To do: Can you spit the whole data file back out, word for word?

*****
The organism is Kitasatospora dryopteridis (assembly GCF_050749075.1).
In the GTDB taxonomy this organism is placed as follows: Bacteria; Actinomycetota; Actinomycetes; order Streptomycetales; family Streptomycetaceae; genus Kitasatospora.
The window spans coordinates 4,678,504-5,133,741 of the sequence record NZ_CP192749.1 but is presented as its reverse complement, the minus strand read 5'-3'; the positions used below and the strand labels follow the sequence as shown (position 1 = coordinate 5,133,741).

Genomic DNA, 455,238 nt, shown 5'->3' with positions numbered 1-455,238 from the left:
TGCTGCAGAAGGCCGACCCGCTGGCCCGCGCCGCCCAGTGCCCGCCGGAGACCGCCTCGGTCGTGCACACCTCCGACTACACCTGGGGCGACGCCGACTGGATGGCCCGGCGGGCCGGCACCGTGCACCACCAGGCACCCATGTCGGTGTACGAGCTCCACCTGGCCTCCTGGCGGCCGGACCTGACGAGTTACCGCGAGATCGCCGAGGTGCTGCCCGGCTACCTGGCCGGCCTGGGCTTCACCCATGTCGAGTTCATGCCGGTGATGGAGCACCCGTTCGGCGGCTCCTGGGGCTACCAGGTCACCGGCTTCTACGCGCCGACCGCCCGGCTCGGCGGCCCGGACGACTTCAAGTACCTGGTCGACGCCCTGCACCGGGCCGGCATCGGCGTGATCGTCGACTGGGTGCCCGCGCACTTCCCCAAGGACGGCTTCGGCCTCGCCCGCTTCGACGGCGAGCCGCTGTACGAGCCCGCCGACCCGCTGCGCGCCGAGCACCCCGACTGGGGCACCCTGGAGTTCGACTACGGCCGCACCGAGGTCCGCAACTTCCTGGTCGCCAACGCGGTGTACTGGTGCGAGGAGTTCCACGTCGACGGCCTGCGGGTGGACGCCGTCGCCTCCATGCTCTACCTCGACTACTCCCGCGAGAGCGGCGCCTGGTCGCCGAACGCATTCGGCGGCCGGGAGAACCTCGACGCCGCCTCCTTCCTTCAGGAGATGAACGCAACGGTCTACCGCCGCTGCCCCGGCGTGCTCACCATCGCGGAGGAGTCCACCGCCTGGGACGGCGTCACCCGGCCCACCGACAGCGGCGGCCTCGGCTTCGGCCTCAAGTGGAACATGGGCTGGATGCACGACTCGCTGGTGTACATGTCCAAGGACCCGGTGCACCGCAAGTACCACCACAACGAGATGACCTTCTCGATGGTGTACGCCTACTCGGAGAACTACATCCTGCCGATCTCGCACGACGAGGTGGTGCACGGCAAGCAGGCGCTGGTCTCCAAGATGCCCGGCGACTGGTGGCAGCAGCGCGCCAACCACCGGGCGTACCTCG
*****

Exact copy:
The organism is Kitasatospora dryopteridis (assembly GCF_050749075.1).
In the GTDB taxonomy this organism is placed as follows: Bacteria; Actinomycetota; Actinomycetes; order Streptomycetales; family Streptomycetaceae; genus Kitasatospora.
The window spans coordinates 4,678,504-5,133,741 of the sequence record NZ_CP192749.1 but is presented as its reverse complement, the minus strand read 5'-3'; the positions used below and the strand labels follow the sequence as shown (position 1 = coordinate 5,133,741).

Genomic DNA, 455,238 nt, shown 5'->3' with positions numbered 1-455,238 from the left:
TGCTGCAGAAGGCCGACCCGCTGGCCCGCGCCGCCCAGTGCCCGCCGGAGACCGCCTCGGTCGTGCACACCTCCGACTACACCTGGGGCGACGCCGACTGGATGGCCCGGCGGGCCGGCACCGTGCACCACCAGGCACCCATGTCGGTGTACGAGCTCCACCTGGCCTCCTGGCGGCCGGACCTGACGAGTTACCGCGAGATCGCCGAGGTGCTGCCCGGCTACCTGGCCGGCCTGGGCTTCACCCATGTCGAGTTCATGCCGGTGATGGAGCACCCGTTCGGCGGCTCCTGGGGCTACCAGGTCACCGGCTTCTACGCGCCGACCGCCCGGCTCGGCGGCCCGGACGACTTCAAGTACCTGGTCGACGCCCTGCACCGGGCCGGCATCGGCGTGATCGTCGACTGGGTGCCCGCGCACTTCCCCAAGGACGGCTTCGGCCTCGCCCGCTTCGACGGCGAGCCGCTGTACGAGCCCGCCGACCCGCTGCGCGCCGAGCACCCCGACTGGGGCACCCTGGAGTTCGACTACGGCCGCACCGAGGTCCGCAACTTCCTGGTCGCCAACGCGGTGTACTGGTGCGAGGAGTTCCACGTCGACGGCCTGCGGGTGGACGCCGTCGCCTCCATGCTCTACCTCGACTACTCCCGCGAGAGCGGCGCCTGGTCGCCGAACGCATTCGGCGGCCGGGAGAACCTCGACGCCGCCTCCTTCCTTCAGGAGATGAACGCAACGGTCTACCGCCGCTGCCCCGGCGTGCTCACCATCGCGGAGGAGTCCACCGCCTGGGACGGCGTCACCCGGCCCACCGACAGCGGCGGCCTCGGCTTCGGCCTCAAGTGGAACATGGGCTGGATGCACGACTCGCTGGTGTACATGTCCAAGGACCCGGTGCACCGCAAGTACCACCACAACGAGATGACCTTCTCGATGGTGTACGCCTACTCGGAGAACTACATCCTGCCGATCTCGCACGACGAGGTGGTGCACGGCAAGCAGGCGCTGGTCTCCAAGATGCCCGGCGACTGGTGGCAGCAGCGCGCCAACCACCGGGCGTACCTCG